In a rare interview published last week in the New York Times, Kanye West revealed the secret to the new sound on latest album, Yeezus: the lamps of French designer Le Corbusier. “[Y]ou know, this one Corbusier lamp was like, my greatest inspiration,” West said, explaining his new “minimalist” direction.
In an exclusive follow-up conversation with Slate, West expanded on his inspirations for his previous albums. They were all lamps.
The album: The College Dropout (2004)
The lamp: Ikea Kvart Work Lamp
As West recalls on College Dropout track “Last Call,” it was in an apartment in Newark in which he assembled his own Ikea furniture that he evolved into the artist behind this album. It wasn’t always glamorous. “You know, I say it on ‘We Don’t Care,’ too: We were 'just trying to keep the lights on.' ” Still, you can find shades of West’s later evolutions even in these more humble beginnings. “Hurry up with my damn fluorescents,” West remembers telling one studio hand.
The album: Late Registration (2005)
The lamp: Custom monogrammed seersucker lamp
The making of Late Registration marked a transitional period for Kanye, as he often held onto his preppy look and signature Ralph Lauren polo shirts while adding in the more luxurious sound of an orchestra (courtesy of producer Jon Brion). As Jonah Weiner noted in his profile of West for Slate, West has long been “a Louis Vuitton backpack of contradictions.”
“You know, after me, everyone wanted that pink seersucker lamp,” he told Slate. Still, he admits that he maintains a mixed relationship with this stage in his career. “When you think about it, I was there with like, a checkered, monogrammed, table lamp,” he told us. “We weren’t there, like, ready for war.”
The album: Graduation (2007)
The lamp: The black light lamp
One of Kanye’s biggest singles off Graduation was “Flashing Lights,” but the album’s aesthetic was all day-glo, black lights, and neon. Partly Kanye found inspiration in the neon-favoring electronic music duo Daft Punk (who Kanye also sampled on “Stronger”) and he then took the new look on the road in the Glow in the Dark tour.
Given how passionate he is about lighting, you can understand how angry he was when the sunrise at Bonnaroo dampened his lightshow. “I’m typing so fucking hard I might break my fucking Mac book Air!!!!!!!!,” he wrote. “IT’S NOT CALLED GLOW IN THE DARK FOR NO REASON SQUID BRAINS.” “That was worse than the George Bush thing, than the Taylor Swift incident,” he told us.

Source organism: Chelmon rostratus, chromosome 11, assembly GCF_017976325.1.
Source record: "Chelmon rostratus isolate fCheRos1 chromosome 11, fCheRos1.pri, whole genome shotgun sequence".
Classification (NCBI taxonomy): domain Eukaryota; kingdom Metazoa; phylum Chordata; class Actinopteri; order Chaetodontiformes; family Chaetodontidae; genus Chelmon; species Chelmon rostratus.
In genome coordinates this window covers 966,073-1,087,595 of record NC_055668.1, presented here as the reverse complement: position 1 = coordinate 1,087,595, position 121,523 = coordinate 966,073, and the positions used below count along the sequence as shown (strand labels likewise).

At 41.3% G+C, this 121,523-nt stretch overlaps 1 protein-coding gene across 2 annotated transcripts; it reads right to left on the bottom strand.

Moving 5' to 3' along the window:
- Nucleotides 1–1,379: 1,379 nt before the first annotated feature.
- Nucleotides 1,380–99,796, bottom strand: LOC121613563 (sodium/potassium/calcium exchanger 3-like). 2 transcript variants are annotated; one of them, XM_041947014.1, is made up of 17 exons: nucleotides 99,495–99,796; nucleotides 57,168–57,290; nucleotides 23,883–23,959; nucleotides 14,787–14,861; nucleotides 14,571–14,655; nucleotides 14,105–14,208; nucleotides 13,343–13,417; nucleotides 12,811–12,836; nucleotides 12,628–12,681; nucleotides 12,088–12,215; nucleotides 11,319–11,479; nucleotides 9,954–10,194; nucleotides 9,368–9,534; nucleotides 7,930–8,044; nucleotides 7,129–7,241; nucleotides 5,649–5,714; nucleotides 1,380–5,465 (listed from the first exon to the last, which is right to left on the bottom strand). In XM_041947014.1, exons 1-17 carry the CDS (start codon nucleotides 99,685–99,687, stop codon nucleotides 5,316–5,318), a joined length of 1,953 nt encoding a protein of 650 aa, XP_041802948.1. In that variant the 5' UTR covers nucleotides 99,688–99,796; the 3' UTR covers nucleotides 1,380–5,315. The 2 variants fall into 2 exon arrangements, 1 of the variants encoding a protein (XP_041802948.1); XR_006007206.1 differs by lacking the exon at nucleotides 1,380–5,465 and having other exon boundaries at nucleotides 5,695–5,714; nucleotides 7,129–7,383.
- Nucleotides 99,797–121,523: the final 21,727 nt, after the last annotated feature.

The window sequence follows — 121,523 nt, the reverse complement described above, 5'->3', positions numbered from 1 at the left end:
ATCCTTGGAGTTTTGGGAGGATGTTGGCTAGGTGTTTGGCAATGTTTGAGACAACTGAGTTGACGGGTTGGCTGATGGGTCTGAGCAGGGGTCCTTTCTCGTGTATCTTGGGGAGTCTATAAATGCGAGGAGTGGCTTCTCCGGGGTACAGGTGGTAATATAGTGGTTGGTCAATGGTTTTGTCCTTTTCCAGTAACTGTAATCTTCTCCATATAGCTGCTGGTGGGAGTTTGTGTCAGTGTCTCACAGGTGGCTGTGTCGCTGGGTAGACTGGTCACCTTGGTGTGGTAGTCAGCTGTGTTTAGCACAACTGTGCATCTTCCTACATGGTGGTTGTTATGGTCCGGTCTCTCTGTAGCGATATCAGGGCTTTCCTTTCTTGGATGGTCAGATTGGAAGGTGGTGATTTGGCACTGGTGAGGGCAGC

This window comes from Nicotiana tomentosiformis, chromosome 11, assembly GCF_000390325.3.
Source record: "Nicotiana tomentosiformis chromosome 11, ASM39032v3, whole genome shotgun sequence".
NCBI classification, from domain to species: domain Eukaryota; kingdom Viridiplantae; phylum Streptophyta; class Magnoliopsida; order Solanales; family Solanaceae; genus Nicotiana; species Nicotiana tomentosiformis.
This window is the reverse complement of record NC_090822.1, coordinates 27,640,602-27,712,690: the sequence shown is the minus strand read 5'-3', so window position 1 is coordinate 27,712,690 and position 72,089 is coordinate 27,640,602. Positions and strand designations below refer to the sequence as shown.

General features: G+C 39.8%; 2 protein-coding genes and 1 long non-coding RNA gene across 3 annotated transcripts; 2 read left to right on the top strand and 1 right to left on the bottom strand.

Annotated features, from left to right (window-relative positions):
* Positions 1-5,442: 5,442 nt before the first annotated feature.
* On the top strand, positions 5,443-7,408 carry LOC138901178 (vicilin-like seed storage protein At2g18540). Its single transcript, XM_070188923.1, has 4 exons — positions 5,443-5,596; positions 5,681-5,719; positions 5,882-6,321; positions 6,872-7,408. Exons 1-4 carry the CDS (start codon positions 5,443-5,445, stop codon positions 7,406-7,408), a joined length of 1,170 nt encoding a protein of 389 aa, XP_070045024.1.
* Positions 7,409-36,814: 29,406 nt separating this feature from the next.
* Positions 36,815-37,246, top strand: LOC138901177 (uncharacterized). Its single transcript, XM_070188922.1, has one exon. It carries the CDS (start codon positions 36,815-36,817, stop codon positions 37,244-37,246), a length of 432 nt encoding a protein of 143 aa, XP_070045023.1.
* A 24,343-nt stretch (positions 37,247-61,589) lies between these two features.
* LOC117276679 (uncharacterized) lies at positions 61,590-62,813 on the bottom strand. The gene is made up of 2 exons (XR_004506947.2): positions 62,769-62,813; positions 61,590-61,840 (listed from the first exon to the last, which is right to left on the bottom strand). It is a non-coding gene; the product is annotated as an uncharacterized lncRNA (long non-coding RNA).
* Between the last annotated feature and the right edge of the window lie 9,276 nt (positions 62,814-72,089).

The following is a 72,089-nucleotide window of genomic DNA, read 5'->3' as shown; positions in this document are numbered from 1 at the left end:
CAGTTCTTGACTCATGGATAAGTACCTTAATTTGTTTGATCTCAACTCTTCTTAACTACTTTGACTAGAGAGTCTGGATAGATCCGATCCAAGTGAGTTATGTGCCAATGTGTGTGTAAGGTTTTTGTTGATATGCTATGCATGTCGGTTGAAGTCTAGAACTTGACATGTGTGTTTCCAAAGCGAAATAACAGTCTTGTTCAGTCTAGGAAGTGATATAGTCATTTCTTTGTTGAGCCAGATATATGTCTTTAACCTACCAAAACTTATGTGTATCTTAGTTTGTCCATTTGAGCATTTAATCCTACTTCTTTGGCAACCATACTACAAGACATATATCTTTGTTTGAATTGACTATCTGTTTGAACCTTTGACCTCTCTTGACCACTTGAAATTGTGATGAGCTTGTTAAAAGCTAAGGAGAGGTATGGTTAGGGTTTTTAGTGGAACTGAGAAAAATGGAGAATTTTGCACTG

The album: 808s & Heartbreak (2008)
The lamp: The streetlight
Cold, post-industrial, lonely: All these words describe the streetlamp and the direction of West’s polarizing album 808s and Heartbreak. West revealed this inspiration in centerpiece “Street Lights.” “I was just, like, driving around watching these street light’s passing,” he explained to Slate, “and I realized that, like, each one was transitory, that’s what life was. No disrespect to Buddha or anything, but in my humble opinion right there I figured it out.”
The album: My Beautiful Dark Twisted Fantasy (2010)
The lamp: Cop lights, flash lights, spot lights, strobe lights, street lights …
West made his most maximalist album yet with My Beautiful Dark Twisted Fantasy. (Recall the guests alone, which included everyone from Kid Cudi to Rihanna to Fergie to John Legend to Elton John, all on just one song.) What was his inspiration? “I just went to this big lamp factory,” Kanye said, “and just bought everything there and brought it with me to Hawaii.” “Really, I’m a lighting technician stuck in a rapper’s body,” he elaborated, “That’s why my videos have to come with a seizure warning.”
The album: Watch the Throne (2011)
The lamp: The Givenchy Royal Hanover Chandelier
“Watch the Throne all started with this one chandelier,” Kanye said. “Jay and I were just chillin’ in Sydney, celebrating Jay’s birthday, and we looked up and there it was.” They also drafted designer Riccardo Tisci, of the same brand that did the chandelier, to design the album art. “Some say it’s ‘luxury rap’ or whatever, but for us it was just our living room.”
Album: Yeezus (2013)
Lamp: Le Corbusier, Wall light
West declined to elaborate on which Le Corbusier lamp inspired his new direction on Yeezus, but this approximately $7,500 lamp certainly has the kind of pared-down aesthetic he describes. “Like I say, I’m like the Dave Chappelle or Michael Jordan of lighting,” he said.